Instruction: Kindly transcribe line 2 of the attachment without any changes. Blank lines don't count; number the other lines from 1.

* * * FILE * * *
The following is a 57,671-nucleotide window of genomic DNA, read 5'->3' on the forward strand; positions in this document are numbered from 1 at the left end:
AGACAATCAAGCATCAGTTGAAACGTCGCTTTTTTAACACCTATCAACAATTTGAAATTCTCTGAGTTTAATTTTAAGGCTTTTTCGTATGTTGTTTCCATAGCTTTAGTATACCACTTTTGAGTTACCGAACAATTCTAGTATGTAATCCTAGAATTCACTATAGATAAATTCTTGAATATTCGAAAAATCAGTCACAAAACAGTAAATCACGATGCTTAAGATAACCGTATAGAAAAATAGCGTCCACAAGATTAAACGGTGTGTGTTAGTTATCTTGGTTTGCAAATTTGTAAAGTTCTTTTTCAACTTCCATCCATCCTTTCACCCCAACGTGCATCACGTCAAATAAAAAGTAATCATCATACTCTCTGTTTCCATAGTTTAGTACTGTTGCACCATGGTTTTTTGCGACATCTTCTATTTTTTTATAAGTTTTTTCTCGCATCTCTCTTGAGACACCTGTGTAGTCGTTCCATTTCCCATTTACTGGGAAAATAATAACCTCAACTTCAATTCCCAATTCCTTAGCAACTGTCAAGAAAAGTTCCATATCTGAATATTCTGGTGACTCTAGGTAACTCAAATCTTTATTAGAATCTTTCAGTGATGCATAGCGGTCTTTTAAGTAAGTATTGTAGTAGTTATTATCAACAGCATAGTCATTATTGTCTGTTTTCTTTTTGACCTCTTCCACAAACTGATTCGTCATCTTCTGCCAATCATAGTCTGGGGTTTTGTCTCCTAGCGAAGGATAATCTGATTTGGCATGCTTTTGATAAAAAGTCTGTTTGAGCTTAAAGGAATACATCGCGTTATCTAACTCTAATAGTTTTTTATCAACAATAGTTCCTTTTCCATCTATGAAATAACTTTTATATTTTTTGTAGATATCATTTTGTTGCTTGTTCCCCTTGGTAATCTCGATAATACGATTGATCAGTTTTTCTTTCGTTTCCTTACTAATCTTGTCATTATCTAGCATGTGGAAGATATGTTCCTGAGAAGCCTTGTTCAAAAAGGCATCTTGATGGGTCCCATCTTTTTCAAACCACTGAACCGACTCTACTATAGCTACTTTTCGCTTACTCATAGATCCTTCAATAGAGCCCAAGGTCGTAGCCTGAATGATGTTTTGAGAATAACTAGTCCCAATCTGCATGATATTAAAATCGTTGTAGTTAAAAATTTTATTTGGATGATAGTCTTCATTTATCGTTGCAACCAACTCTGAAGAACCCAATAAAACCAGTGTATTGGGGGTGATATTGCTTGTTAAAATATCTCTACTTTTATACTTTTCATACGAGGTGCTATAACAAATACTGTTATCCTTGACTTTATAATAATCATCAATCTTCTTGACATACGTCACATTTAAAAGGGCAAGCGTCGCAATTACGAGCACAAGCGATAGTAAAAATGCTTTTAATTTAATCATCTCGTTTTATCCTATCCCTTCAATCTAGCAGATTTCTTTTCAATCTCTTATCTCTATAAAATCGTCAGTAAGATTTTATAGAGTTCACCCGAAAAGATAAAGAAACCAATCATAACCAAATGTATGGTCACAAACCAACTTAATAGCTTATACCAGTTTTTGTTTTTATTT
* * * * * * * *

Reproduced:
AGACAATCAAGCATCAGTTGAAACGTCGCTTTTTTAACACCTATCAACAATTTGAAATTCTCTGAGTTTAATTTTAAGGCTTTTTCGTATGTTGTTTCCATAGCTTTAGTATACCACTTTTGAGTTACCGAACAATTCTAGTATGTAATCCTAGAATTCACTATAGATAAATTCTTGAATATTCGAAAAATCAGTCACAAAACAGTAAATCACGATGCTTAAGATAACCGTATAGAAAAATAGCGTCCACAAGATTAAACGGTGTGTGTTAGTTATCTTGGTTTGCAAATTTGTAAAGTTCTTTTTCAACTTCCATCCATCCTTTCACCCCAACGTGCATCACGTCAAATAAAAAGTAATCATCATACTCTCTGTTTCCATAGTTTAGTACTGTTGCACCATGGTTTTTTGCGACATCTTCTATTTTTTTATAAGTTTTTTCTCGCATCTCTCTTGAGACACCTGTGTAGTCGTTCCATTTCCCATTTACTGGGAAAATAATAACCTCAACTTCAATTCCCAATTCCTTAGCAACTGTCAAGAAAAGTTCCATATCTGAATATTCTGGTGACTCTAGGTAACTCAAATCTTTATTAGAATCTTTCAGTGATGCATAGCGGTCTTTTAAGTAAGTATTGTAGTAGTTATTATCAACAGCATAGTCATTATTGTCTGTTTTCTTTTTGACCTCTTCCACAAACTGATTCGTCATCTTCTGCCAATCATAGTCTGGGGTTTTGTCTCCTAGCGAAGGATAATCTGATTTGGCATGCTTTTGATAAAAAGTCTGTTTGAGCTTAAAGGAATACATCGCGTTATCTAACTCTAATAGTTTTTTATCAACAATAGTTCCTTTTCCATCTATGAAATAACTTTTATATTTTTTGTAGATATCATTTTGTTGCTTGTTCCCCTTGGTAATCTCGATAATACGATTGATCAGTTTTTCTTTCGTTTCCTTACTAATCTTGTCATTATCTAGCATGTGGAAGATATGTTCCTGAGAAGCCTTGTTCAAAAAGGCATCTTGATGGGTCCCATCTTTTTCAAACCACTGAACCGACTCTACTATAGCTACTTTTCGCTTACTCATAGATCCTTCAATAGAGCCCAAGGTCGTAGCCTGAATGATGTTTTGAGAATAACTAGTCCCAATCTGCATGATATTAAAATCGTTGTAGTTAAAAATTTTATTTGGATGATAGTCTTCATTTATCGTTGCAACCAACTCTGAAGAACCCAATAAAACCAGTGTATTGGGGGTGATATTGCTTGTTAAAATATCTCTACTTTTATACTTTTCATACGAGGTGCTATAACAAATACTGTTATCCTTGACTTTATAATAATCATCAATCTTCTTGACATACGTCACATTTAAAAGGGCAAGCGTCGCAATTACGAGCACAAGCGATAGTAAAAATGCTTTTAATTTAATCATCTCGTTTTATCCTATCCCTTCAATCTAGCAGATTTCTTTTCAATCTCTTATCTCTATAAAATCGTCAGTAAGATTTTATAGAGTTCACCCGAAAAGATAAAGAAACCAATCATAACCAAATGTATGGTCACAAACCAACTTAATAGCTTATACCAGTTTTTGTTTTTATTT